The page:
Basically, in conclusion (introduction?), I really really, truly truly loved it.

The Girl in the Tower by Katherine Arden. Book cover. Book review.
The Girl in the Tower by Katherine Arden

Why? Well, let me get out some trusty bullet points and give you a few reasons.*

  • The writing. Ah gosh. It’s magical. Captivating. Bewitching. [Insert all other synonyms here.] The descriptions are beautiful without being overbearing. Characters pop out of the page, right into your heart and brain.
  • The setting. The Girl in the Tower evolves brilliantly from the small town setting of The Bear and the Nightingale. Things are no longer exclusively lush and natural and wild – they’re also golden and glittering, bewilderingly human.
  • The relationships. They spark, falter, realign, flourish, and die – believably, joyously, and painfully. It’s an emotional roller-coaster of the best kind.
  • There are consequences. There were points when I worried that everything was all too easy and convenient, but the easiness was snatched away. It was perfectly timed and excruciatingly brutal.
  • Vasya. I’ve read criticism that Vasya is too headstrong, too stubborn, and too selfish. She is absolutely headstrong, absolutely stubborn, and sometimes she’s selfish. That’s the point of the story though, right? She’s growing. She’s learning to balance being resolute in her wants, beliefs, and dreams, and the world(s) she lives in. She’s learning how to navigate herself towards a life of freedom, without veering into selfishness and without harming others. She’s always gone with her heart and gut, now she’ll have to step up and factor in the cool, calm calculations of her mind too. She’s a great and flawed protagonist.

So as you might have guessed, I thoroughly and heartily (right from the bottom of it in fact) recommend this book. And if you haven’t read The Bear and the Nightingale please go read it now. Pretty please. Then read this one. If you like fairytales and wonder and magic, or even just snow and ice and winter, you’ll love the world Katherine Arden has created.

You’ll love it.

Really really, truly truly.

Right, now it’s back to the noises I can’t figure out how to spell.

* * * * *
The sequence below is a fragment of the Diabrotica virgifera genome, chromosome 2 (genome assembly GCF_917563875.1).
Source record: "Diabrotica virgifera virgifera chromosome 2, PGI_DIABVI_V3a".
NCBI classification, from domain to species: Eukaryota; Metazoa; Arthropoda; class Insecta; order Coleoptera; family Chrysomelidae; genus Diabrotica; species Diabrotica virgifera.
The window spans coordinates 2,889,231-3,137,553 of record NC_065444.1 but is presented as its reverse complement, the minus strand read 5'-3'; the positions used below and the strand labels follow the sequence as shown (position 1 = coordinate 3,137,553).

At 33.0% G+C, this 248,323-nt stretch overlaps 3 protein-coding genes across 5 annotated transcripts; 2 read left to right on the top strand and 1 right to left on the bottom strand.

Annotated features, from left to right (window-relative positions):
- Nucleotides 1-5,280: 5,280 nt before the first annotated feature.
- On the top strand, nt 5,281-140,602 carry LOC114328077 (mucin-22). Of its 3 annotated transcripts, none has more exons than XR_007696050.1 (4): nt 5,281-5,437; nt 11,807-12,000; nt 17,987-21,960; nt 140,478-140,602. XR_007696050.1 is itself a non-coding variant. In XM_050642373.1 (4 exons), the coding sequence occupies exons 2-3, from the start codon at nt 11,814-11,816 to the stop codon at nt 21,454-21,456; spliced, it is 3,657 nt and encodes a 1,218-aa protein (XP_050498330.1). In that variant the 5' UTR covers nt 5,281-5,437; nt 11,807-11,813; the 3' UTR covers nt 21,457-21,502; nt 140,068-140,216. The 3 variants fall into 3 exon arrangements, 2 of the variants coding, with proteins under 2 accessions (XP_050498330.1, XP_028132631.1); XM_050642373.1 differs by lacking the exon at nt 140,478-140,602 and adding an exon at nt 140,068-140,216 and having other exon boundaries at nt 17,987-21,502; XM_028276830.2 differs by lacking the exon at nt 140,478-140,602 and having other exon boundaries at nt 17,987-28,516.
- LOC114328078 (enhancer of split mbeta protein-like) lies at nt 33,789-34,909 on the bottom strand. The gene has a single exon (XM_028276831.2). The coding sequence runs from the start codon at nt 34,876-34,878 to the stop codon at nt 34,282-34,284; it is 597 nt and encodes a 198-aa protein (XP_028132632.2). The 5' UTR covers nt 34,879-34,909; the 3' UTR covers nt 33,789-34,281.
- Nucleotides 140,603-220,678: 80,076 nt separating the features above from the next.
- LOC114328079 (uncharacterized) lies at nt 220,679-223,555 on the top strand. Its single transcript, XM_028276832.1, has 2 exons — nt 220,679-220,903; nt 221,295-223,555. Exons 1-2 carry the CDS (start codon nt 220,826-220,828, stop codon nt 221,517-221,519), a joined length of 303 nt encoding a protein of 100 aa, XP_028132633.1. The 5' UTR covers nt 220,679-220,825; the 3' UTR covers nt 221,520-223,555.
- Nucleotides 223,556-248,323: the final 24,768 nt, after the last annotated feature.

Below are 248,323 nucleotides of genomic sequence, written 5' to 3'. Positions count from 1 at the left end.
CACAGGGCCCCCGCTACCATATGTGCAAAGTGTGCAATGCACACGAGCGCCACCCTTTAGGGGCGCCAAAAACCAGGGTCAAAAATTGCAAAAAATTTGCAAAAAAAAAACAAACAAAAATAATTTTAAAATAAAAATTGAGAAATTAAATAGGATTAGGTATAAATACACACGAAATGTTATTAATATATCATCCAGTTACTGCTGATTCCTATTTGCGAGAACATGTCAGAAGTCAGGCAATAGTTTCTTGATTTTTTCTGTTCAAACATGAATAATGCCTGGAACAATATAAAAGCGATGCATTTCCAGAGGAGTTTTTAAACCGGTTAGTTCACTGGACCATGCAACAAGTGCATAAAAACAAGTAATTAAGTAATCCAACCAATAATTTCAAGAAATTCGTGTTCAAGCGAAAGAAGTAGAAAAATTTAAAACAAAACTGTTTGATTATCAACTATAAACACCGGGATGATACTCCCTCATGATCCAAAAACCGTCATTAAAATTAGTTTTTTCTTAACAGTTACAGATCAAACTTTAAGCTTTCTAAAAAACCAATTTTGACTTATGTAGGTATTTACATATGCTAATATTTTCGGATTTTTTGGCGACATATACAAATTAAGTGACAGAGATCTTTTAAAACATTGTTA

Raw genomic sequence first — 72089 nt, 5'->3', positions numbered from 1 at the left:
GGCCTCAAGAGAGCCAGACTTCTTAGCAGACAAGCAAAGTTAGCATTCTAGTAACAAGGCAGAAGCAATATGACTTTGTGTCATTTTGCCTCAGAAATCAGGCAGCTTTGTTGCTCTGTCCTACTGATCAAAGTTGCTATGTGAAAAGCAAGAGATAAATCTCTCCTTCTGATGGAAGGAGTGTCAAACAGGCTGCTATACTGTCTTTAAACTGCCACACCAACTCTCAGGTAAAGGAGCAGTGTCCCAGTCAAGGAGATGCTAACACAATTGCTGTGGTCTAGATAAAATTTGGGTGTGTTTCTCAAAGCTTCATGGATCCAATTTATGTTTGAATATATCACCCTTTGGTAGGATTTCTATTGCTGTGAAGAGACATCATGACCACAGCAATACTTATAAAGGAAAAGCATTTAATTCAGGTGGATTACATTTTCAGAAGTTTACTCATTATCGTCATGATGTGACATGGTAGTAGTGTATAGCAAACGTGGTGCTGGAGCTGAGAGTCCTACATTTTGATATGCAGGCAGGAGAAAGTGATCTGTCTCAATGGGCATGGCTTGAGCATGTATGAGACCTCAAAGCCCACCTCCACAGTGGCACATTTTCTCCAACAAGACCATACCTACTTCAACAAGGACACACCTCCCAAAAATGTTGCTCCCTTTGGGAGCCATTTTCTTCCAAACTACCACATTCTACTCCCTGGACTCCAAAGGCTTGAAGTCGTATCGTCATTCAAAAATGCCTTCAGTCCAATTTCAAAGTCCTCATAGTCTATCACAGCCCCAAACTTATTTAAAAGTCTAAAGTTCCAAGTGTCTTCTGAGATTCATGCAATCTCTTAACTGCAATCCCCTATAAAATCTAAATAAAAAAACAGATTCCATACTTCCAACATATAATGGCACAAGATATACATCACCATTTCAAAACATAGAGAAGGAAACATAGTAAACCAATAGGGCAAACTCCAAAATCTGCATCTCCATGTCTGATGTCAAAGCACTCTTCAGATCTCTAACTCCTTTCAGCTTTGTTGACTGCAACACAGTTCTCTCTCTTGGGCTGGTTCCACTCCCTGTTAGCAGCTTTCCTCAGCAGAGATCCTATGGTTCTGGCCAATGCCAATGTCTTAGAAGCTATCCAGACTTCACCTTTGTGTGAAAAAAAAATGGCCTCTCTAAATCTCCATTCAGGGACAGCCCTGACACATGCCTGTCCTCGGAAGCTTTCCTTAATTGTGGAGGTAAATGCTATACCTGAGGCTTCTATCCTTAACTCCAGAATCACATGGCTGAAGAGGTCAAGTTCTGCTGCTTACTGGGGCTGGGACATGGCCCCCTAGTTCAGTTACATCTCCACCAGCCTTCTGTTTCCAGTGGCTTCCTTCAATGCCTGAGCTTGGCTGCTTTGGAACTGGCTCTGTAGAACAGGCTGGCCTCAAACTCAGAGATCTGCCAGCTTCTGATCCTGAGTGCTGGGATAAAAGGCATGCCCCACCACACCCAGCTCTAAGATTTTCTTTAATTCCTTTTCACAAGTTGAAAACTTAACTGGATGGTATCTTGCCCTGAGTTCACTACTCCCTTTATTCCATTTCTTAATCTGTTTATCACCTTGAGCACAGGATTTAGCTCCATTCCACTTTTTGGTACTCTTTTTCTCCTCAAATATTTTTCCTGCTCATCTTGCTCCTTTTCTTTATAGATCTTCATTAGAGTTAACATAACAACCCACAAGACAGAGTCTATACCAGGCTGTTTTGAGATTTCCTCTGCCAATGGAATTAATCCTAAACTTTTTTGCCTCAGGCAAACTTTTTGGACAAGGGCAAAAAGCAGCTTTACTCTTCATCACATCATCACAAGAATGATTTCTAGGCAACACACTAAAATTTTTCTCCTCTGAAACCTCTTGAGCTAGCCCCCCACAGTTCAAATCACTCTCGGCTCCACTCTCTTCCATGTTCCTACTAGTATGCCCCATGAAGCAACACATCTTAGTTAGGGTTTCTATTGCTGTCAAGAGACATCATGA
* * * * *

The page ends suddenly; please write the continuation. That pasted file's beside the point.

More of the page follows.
*Disclosure: I am still completely and utterly book drunk at this point. Mixing bullet points and book drunkeness is not generally advisable.

What I’m Reading – The Bear and the Nightingale

The weather for the last week here has been beautiful – sunny and warm, the air filled with bumbling bees and dancing butterflies, the ground bubbling with bluebells. When it has rained, it’s been a gentle rain of blossom trickling to the earth.

And every chance I could snatch throughout the week I was outside in the garden clutching my copy of The Bear and The Nightingale by Katherine Arden, being transported to the wilds of northen Russia.

The Bear and the Nightingale book review. Book cover. Folklore, fantasy, fairytale.

The story follows Vasya as she tries to keep her community safe from forces they themselves have awakened after they abandon the old folktales and instead rely on the fearmongering of an ambitious, beguiling priest.

The story brims with creatures and magic – it had me keeping an eye out for Domovoi in the kitchen just how The Lion the Witch and the Wardrobe had me checking the back of my wardrobe (plus pretty much any cupboard in the house, just to be sure) for another world.

I absolutely loved it. It’s enchanting, beautifully written, and the creatures and characters – especially Vasya – come alive on the page.

I didn’t really want it to end, so I’m very happy to hear that it’s the first book of a series.

Happy reading and happy Easter!

❀